The literature of Ash Lieb has been influenced by authors such as Charles Dickens and Daniel Keyes, and like the work of Dickens and Keyes, Lieb's literary style is marked by a profuse linguistic creativity.[29] The narrative voice within Lieb’s stories often becomes a meaningful motif within the narrative, where repetition of certain lines or words within the story is a common characteristic of his style.[31] This is often achieved by usage of anaphora, a rhetorical device where words are repeated for emphasis.[29] Lieb’s stories are often a mixture of fantasy and realism, and often fall within the genres of absurdist or transgressive fiction.[30] As in most transgressive fiction, Lieb’s characters often feel marginalized or confined by the norms and expectations of society, and so they often break free or act out in self-destructive ways.[30] Art and literature critic Trey Whitman once wrote, “Lieb’s literature encompasses the nihilism of the grunge generation and the iconoclasm of the beat generation to form an anarchy filled madness that swells throughout the pages like the way drunken insects must fly.”[30] Lieb’s use of eye dialect has drawn comparisons with such writers as Irvine Welsh,[30] who is known for having written phonetically in his native Edinburgh Scots dialect within the story Trainspotting,[32] and also Hubert Selby Jr,[30] who phonetically deployed street slang, common speech, argot and scatology in the story Requiem for a Dream.[33]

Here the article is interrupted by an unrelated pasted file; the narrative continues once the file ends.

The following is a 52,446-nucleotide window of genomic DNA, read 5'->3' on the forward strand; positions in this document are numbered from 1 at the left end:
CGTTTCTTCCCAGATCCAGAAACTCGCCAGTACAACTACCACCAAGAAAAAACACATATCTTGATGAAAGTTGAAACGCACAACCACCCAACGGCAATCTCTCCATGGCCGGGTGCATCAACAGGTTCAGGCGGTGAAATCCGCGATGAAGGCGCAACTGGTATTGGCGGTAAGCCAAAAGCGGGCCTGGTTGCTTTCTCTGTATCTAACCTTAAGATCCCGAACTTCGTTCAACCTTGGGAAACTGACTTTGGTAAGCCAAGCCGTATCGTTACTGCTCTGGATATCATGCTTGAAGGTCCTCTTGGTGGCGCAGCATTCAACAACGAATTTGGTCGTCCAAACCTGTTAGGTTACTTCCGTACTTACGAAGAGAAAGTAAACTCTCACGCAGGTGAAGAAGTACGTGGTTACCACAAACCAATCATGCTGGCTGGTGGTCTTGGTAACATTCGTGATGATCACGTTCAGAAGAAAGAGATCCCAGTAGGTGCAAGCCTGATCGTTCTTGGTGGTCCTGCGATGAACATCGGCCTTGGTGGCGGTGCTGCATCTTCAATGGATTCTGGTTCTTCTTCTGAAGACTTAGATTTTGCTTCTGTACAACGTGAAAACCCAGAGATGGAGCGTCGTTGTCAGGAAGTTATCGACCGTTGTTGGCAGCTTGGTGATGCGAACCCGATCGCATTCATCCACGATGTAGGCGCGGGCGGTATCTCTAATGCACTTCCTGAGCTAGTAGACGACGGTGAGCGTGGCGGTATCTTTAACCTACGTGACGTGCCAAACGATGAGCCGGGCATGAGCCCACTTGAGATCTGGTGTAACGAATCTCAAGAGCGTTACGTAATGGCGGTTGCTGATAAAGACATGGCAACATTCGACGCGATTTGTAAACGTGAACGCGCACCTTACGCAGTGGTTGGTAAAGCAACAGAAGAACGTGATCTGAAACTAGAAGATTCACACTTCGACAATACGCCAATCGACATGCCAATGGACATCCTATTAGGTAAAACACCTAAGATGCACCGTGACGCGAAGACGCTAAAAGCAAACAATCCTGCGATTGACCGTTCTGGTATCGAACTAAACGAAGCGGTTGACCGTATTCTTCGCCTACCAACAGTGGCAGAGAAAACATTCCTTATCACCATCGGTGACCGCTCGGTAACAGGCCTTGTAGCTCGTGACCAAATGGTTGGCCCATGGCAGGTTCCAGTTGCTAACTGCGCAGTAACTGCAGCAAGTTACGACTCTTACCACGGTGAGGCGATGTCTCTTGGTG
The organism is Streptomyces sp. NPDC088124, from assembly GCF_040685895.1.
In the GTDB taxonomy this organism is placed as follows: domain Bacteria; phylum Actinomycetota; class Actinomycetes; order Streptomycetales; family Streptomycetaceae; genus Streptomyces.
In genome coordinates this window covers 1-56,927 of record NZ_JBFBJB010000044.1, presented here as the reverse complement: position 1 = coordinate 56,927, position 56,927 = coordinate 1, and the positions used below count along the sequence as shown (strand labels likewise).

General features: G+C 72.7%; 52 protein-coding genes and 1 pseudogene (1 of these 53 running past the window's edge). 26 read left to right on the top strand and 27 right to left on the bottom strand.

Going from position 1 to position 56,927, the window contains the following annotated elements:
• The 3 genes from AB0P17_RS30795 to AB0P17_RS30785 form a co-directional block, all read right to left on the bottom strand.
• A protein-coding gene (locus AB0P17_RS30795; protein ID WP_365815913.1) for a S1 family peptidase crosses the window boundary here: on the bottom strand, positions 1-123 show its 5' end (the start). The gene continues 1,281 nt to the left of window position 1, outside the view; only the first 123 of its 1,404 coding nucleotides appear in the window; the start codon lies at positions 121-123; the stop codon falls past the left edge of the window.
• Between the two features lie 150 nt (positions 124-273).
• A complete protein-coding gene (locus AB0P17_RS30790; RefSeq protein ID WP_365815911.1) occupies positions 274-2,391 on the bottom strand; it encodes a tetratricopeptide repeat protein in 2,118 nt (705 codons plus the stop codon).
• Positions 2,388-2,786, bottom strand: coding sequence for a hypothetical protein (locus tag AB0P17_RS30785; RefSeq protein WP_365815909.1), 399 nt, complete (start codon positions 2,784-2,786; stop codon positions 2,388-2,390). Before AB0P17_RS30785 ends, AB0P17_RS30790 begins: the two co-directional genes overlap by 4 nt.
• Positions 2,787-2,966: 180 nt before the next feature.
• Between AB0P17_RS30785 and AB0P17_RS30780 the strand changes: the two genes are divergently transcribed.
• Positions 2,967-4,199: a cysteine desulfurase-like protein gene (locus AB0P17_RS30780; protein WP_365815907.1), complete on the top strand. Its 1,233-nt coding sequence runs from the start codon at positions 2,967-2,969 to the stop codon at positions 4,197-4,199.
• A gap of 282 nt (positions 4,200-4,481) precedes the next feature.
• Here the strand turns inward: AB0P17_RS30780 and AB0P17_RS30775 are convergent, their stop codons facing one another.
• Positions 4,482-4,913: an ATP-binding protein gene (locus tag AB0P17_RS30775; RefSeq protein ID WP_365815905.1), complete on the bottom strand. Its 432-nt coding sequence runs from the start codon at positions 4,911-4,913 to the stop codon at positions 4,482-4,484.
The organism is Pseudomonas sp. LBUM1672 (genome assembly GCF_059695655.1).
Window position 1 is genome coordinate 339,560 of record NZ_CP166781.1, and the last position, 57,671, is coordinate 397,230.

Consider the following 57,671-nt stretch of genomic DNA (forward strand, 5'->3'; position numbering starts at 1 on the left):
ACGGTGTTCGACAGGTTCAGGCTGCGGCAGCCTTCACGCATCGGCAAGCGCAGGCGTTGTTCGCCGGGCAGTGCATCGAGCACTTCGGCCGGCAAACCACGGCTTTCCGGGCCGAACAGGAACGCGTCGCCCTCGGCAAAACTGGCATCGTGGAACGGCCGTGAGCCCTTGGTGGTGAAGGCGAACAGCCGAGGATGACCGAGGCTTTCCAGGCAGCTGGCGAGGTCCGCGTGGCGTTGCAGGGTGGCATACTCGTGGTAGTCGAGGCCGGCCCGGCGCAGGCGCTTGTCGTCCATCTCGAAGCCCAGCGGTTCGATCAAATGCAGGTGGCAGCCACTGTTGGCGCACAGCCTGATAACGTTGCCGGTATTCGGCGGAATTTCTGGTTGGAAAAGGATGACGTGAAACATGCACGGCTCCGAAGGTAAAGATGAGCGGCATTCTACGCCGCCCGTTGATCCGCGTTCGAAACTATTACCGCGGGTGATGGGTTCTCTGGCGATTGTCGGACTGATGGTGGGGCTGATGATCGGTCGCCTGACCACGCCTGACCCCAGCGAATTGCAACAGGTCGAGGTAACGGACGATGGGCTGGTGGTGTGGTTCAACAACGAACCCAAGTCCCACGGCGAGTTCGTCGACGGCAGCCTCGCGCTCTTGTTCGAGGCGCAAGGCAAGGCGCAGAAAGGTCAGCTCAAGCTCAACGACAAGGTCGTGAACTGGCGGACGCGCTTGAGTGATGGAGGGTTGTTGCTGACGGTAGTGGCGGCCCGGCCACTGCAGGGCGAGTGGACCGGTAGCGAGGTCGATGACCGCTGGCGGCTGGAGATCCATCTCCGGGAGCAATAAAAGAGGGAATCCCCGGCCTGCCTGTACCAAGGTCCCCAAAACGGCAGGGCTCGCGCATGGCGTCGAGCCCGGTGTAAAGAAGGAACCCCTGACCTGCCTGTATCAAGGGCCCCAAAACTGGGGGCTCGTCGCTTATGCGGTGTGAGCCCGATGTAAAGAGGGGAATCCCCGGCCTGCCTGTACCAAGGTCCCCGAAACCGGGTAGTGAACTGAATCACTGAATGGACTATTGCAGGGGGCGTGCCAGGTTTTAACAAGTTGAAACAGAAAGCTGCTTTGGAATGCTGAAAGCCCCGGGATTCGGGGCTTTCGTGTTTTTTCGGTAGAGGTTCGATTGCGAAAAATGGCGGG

Bibliography[edit]

  • The Secret Well (1998)
  • Bleach (1999)
  • The Technicolor Transgressions of the Blue Rose (2003)
  • Funny Guy (2013)[5][11][13]

References[edit]

  1. ^ a b c d e f g h i Hailey Wood, "It's all about absurdism for Ash" The Courier, Tuesday January 22, 2013 page 17
  2. ^ Damascus College, The Road, Summer 2010. Retrieved 12 April 2013
  3. ^ Alicia Thomas, The Courier, Ballarat, Australia. http://www.thecourier.com.au/story/3056796/former-university-of-ballarat-graduates-shine-in-new-exhibition/ retrieved 23 January 2016